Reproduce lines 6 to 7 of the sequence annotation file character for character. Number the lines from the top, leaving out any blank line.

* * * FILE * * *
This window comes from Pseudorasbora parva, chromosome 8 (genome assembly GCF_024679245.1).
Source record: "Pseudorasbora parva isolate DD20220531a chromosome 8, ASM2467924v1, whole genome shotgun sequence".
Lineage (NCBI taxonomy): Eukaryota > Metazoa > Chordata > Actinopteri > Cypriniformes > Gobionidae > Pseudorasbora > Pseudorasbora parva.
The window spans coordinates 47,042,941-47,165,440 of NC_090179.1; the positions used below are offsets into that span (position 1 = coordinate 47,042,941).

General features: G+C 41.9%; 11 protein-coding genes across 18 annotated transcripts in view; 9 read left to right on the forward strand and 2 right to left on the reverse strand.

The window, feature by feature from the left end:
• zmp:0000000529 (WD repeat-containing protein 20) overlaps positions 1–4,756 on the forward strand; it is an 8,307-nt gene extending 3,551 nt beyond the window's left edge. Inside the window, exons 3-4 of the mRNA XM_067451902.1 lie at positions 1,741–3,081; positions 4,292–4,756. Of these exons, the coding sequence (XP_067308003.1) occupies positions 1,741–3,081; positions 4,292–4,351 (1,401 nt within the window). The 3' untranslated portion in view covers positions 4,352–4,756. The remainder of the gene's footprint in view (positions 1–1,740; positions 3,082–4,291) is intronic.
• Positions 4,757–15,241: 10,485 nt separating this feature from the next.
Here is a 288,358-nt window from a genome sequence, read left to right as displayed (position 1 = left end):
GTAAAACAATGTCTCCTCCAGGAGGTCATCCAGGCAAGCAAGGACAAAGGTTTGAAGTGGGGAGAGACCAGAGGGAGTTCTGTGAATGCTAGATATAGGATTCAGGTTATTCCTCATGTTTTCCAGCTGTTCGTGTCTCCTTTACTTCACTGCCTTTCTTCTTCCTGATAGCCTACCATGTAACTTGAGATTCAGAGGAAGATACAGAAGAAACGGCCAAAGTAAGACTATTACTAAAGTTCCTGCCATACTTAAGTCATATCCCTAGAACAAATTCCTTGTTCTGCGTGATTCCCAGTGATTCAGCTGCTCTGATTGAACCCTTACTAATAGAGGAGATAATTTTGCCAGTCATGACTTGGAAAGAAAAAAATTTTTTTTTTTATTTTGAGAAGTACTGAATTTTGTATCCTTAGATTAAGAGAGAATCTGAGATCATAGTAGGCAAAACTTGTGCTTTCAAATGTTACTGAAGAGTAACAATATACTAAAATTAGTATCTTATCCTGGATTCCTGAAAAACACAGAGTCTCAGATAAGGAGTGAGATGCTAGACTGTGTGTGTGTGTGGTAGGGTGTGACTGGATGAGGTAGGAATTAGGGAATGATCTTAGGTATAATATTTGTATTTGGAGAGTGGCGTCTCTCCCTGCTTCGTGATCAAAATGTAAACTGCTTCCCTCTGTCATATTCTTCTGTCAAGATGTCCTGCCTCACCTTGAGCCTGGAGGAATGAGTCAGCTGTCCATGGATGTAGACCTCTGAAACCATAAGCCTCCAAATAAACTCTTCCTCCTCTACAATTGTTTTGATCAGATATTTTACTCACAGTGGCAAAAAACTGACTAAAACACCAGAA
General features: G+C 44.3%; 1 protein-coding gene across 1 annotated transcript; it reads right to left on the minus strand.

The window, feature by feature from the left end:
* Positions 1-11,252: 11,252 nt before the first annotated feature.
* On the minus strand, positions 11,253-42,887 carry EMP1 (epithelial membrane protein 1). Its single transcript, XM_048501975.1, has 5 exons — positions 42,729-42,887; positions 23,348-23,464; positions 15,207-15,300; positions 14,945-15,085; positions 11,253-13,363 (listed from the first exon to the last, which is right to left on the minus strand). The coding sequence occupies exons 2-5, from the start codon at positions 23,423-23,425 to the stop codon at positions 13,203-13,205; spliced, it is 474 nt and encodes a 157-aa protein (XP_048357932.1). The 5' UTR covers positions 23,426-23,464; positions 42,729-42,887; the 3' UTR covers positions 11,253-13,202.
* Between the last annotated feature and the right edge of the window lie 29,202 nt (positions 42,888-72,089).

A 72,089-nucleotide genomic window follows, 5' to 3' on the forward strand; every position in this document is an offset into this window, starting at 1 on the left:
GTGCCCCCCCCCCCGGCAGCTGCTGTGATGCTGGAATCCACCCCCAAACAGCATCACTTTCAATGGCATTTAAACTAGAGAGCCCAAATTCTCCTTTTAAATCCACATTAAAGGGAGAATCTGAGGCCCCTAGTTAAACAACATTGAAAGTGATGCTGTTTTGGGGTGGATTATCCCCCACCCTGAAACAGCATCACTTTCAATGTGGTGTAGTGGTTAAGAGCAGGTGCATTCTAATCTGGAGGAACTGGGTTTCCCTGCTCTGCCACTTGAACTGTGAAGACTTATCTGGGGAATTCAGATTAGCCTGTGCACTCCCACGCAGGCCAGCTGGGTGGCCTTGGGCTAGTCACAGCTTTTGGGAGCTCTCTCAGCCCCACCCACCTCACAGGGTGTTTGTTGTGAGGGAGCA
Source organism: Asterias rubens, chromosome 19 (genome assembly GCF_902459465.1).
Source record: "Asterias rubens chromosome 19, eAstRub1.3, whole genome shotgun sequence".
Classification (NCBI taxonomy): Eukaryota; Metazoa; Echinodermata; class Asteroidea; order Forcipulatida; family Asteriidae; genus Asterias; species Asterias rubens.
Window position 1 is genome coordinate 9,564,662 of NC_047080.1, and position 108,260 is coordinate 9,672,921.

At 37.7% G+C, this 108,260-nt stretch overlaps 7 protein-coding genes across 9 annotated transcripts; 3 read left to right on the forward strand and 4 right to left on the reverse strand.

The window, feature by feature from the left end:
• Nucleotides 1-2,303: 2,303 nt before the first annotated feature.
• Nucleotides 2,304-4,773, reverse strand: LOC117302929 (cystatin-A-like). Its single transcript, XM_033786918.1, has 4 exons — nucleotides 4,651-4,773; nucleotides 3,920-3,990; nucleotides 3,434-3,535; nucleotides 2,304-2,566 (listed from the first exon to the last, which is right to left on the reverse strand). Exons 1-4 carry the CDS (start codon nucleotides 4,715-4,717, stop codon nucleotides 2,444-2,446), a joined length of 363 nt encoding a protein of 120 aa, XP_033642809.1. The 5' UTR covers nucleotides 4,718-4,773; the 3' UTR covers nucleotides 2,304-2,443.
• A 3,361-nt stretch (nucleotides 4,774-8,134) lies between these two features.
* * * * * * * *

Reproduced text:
The window, feature by feature from the left end:
• zmp:0000000529 (WD repeat-containing protein 20) overlaps positions 1–4,756 on the forward strand; it is an 8,307-nt gene extending 3,551 nt beyond the window's left edge. Inside the window, exons 3-4 of the mRNA XM_067451902.1 lie at positions 1,741–3,081; positions 4,292–4,756. Of these exons, the coding sequence (XP_067308003.1) occupies positions 1,741–3,081; positions 4,292–4,351 (1,401 nt within the window). The 3' untranslated portion in view covers positions 4,352–4,756. The remainder of the gene's footprint in view (positions 1–1,740; positions 3,082–4,291) is intronic.